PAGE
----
You kind of hit on it...I didn't want to write about the same protagonists I had written about previously. I feel like a lot of my protagonists (and a lot of other authors’ protagonists) are kind of outgoing, extroverted, brash, and vocal problem-solvers who become the center of attention effortlessly. And, along with having less humor in the narration of this book than in All the Birds in the Sky, I wanted to explore a narrative voice that was different than what I'd previously tackled.

I loved the idea of someone like Sophie, who's shy and introverted and somewhat withdrawn, but who still becomes the hero of this story and shapes the world through her choices. And then Mouth kind of starts out as an archetypal badass smuggler who has racked up a huge body count over the course of her adventures, but as I was writing her, it quickly became obvious that she had a neurotic, anxious side that she keeps hidden from everybody, including herself.

I want to keep challenging myself as an author and trying to write characters who are radically different from the ones I've tackled before, which is tough because most of us have a few default archetypes that we return to again and again.

Sophie says: “I realize that human civilization is based on forgetting…I don’t know if our power to forget makes humans stronger, more self-destructive, or maybe both.” What is your take on this philosophy?

That's a hugely important thing in the book to me. When I was thinking about writing about a tidally locked planet, I became obsessed with the problem of sleep — but also the question of the passage of time, which is hard to keep track of on a planet where the sun doesn't rise or set. So how do people know how much time has passed? This led to all sorts of stuff about the nature of memory and how we think of the recent past vs. the distant past. And that, in turn, seamlessly led to thinking about the weight of history and why so many people want to distort or partially erase the past. And then, of course, that flows into the weird way the Gelet communicate, which came out of thinking about the extreme environment they live in.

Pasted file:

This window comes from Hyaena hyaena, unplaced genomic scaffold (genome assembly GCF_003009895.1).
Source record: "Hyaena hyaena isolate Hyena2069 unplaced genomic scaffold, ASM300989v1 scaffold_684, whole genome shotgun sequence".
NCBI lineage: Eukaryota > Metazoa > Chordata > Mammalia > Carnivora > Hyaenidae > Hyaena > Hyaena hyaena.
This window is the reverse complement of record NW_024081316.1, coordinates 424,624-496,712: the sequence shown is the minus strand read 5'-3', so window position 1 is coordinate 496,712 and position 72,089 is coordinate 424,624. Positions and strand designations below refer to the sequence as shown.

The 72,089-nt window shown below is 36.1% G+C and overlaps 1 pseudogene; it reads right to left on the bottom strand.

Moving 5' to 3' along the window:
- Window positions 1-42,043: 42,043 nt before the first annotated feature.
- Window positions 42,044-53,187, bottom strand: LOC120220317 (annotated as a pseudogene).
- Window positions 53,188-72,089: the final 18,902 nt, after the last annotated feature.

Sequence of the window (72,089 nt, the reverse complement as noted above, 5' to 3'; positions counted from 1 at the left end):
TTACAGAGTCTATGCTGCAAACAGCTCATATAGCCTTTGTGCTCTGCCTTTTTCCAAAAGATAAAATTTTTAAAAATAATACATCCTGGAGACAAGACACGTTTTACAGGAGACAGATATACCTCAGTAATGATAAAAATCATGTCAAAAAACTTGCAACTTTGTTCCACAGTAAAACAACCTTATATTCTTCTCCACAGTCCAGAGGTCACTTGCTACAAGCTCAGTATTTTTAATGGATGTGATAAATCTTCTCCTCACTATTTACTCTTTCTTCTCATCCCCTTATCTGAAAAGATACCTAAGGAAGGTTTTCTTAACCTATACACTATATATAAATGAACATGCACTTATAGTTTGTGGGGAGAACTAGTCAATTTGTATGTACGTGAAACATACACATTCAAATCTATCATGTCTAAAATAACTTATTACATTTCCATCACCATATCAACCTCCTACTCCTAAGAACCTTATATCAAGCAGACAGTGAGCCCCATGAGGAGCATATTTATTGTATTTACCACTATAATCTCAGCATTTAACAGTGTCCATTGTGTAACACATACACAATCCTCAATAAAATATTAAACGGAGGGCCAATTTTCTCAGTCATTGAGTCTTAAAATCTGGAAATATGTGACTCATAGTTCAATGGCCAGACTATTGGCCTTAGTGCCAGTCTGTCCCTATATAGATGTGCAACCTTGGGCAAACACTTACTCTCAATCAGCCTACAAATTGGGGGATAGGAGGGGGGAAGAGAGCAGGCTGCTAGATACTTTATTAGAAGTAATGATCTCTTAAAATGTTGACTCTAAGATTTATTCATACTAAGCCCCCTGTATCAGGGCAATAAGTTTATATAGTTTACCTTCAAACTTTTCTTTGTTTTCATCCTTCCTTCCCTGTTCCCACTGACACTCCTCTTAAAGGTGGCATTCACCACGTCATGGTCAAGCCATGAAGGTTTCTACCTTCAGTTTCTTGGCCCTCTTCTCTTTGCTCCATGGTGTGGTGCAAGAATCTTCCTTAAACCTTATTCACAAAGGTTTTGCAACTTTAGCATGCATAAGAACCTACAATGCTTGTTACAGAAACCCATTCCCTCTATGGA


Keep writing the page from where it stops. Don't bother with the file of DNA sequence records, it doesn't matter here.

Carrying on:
You founded and ran the influential science fiction and fantasy blog i09 for a number of years. What trends in speculative fiction did you notice during your tenure?

There have been so many interesting trends. The most important has been the opening out of speculative fiction to encompass all of the voices that had been excluded and suppressed in the past, which has led to much richer storytelling because, at last, we can write all those stories about "what it means to be human" without leaving out most of the human species from that conversation. But also, there's been a huge rise in stories from the point of view of robots and artificial intelligences, including Westworld, Ex Machina, Terminator: The Sarah Connor Chronicles, The Murderbot Diaries, Autonomous, and tons of others. And there's been a super-welcome new focus on hope and finding ways to inspire people to keep fighting for a better future.

[Photo by Sarah Deragon, Portraits to the People.]

Craig Laurance Gidney the author of the collections Sea, Swallow Me & Other Stories and Skin Deep Magic, the YA novel Bereft, and The Nectar of Nightmares. He lives in his native Washington, DC. His new novel, A Spectral Hue, comes out this June.